OK I finally used my new serger for something other than teeny little samples. I took a mock-neck long-sleeved t-shirt that I had scrunch-dyed (greens and browns — I could hide in the shrubbery) and that definitely no longer fit me (if it ever did) and remade it into a very much nicer and more fitted t-shirt. I took a newish t-shirt in the modern “girly” shape that I have and used it for a pattern. I cut off the sleeves on the old t-shirt, redrew the armscye and the side seams, and re-set the sleeve and stitched up the sides. And bob’s-your-uncle! I’ve finally got something that doesn’t look like a reject from the Sally Ann. It only took about an hour and part of that was rethreading the machine and testing the stitching on scraps to get the settings right. The neat thing was I made use of the differential feed and the 4-thread overedge stitch, neither of which my old serger has. This made me feel that the new one is truly justified. From this experiment I can make a paper pattern and use it to fix more of my oldie-but-goodie t-shirts. Cool. I love recycling.
Today I’d like to chat about one of the books I recently purchased:
Book 3: Color by Sally Melville, subtitled The Power and The Glory (love that!) and the third in a series of instructional books The Knitting Experience. I don’t own the first two: The Knit Stitch and The Purl Stitch mostly because I thought they were too beginner level for me. Even though I love the big asymmetrical garter stitch sweater on the cover of The Knit Stitch, I resisted! There weren’t enough other things in the books to catch my interest. However, I got snagged by this one and found even more than I bargained for while reading the book. Sally’s designs are quite nice, though some are starting to look a bit dated due to the lack of a close fit that’s now more in style. (Note my efforts to fit my t-shirts more closely above!) But the skills sections are very clear and I learned a lot about why my stranded knitting wasn’t looking as good as I’d like. Sally discusses it all for both left and right-hand throwers and using both hands and even alternatives like having one colour around your neck. Velly intellesting! There’s a section on variegated yarns and using the different types of variegations. I also liked the sections called Meditations, particularly the ones on learning and time. Lastly, the photo essay in the back on the crew’s filming trip to Greece was kind of fun. These aren’t things you’d normally find in a knitting pattern book, are they? Don’t know if I’ll make anything out of this book, but I’m still pondering what I’ve learned from it.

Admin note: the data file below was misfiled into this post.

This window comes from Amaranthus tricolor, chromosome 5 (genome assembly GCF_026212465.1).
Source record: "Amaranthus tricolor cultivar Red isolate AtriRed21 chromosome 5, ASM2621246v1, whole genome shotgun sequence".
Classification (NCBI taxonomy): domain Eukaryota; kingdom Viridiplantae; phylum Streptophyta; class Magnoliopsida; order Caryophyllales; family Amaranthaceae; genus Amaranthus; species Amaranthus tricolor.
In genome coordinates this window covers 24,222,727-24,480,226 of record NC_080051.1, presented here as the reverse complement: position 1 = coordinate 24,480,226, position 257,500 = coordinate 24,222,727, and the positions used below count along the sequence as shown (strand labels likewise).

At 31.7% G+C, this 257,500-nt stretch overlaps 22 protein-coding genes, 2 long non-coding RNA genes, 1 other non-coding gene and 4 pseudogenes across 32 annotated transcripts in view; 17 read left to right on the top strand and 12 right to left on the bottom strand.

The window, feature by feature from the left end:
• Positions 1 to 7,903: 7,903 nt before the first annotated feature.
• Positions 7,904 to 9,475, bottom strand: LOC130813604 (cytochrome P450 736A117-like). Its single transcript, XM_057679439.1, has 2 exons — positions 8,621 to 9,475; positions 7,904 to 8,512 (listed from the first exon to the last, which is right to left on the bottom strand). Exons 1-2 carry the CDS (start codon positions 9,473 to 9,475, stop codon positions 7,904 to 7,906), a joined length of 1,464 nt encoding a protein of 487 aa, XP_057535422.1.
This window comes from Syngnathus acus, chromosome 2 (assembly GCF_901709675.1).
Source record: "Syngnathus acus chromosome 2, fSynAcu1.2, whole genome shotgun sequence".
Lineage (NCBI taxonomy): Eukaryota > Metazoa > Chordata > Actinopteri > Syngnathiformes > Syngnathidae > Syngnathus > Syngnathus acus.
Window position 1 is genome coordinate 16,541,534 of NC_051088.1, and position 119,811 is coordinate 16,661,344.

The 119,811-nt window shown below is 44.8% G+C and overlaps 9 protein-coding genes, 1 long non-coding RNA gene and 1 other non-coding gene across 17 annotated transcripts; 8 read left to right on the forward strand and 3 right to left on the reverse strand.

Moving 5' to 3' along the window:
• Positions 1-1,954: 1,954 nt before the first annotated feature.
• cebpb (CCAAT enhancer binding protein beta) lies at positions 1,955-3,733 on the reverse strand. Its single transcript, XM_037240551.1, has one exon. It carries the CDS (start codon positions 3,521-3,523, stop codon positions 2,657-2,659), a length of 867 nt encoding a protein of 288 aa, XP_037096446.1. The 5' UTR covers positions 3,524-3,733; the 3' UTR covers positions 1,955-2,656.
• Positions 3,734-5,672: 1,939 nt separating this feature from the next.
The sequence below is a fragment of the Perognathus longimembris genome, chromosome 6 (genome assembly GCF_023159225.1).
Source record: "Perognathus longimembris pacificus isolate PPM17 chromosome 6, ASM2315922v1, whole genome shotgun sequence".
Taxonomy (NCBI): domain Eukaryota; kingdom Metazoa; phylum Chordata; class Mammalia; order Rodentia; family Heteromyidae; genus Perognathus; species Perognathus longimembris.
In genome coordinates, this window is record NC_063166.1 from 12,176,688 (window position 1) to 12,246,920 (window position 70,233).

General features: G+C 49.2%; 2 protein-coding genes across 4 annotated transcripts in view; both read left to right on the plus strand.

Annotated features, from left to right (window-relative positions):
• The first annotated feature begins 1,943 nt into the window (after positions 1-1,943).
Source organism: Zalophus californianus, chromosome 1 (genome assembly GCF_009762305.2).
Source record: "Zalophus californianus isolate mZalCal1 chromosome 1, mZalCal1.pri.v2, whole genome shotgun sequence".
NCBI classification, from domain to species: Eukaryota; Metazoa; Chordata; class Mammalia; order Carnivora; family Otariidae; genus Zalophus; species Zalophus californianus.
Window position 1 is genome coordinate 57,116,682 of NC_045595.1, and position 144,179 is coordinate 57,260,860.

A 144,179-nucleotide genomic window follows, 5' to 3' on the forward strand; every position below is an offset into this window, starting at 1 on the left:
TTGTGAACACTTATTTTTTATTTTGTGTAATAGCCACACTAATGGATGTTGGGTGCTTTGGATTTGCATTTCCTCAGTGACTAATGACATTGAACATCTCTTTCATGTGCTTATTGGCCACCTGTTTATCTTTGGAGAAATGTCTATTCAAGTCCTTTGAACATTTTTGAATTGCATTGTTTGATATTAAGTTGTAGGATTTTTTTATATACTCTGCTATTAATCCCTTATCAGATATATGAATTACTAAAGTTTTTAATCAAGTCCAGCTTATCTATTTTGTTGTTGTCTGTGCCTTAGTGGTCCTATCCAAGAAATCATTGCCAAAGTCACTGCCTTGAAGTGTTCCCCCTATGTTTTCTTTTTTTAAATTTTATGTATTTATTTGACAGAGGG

What else? Oh yeah, I got a call today to say our greenhouse we ordered arrived in the store. T-Man’s gone to get it in the van as I type. This is a substitute for the tomato house that has seen better days. The uprights are starting to rot and the plastic needs to be replaced. Though we may just put it up too and use it to keep the excess peppers and eggplants covered and warmer than they would be out in the regular garden. Depends on how much fits into the greenhouse first. We have been looking for one that doesn’t include glass for a couple of years now. We have this problem with the huge old pear tree next door that drops pears from 50 feet up like bombs. Anything glass (or your head) is going to get damaged during the dangerous season. And we won’t even discuss the wasps that get drunk on the rotting pears. I keep my epi-pen handy but I still don’t relish another trip to the ER. As I mentioned in a post last year, tomatoes must be under cover here if you want to get any before the late blight gets them first. Whole plants rot into black goo almost overnight. Not a pretty sight. You have to keep your plants dry, except for their roots of course. The blight splashes up from the soil onto the plant leaves and even landscape fabric doesn’t help much to prevent it. Only covering them over well with a roof seems to keep the disease at bay, though some people have had success in pots with sterilized potting mix. That might be ok for a couple of plants but I usually grow at least a dozen or more. Yep, me loves me my tomatoes — especially the little oval ones called “Juliet”. Cherry tomatoes shaped like miniature paste tomatoes with some of those traits including more flesh and less juice. Yum. Can’t wait until summer! Meanwhile the plants are getting too big for the space under the lights in the basement. They’ll be going into the greenhouse as soon as it’s ready.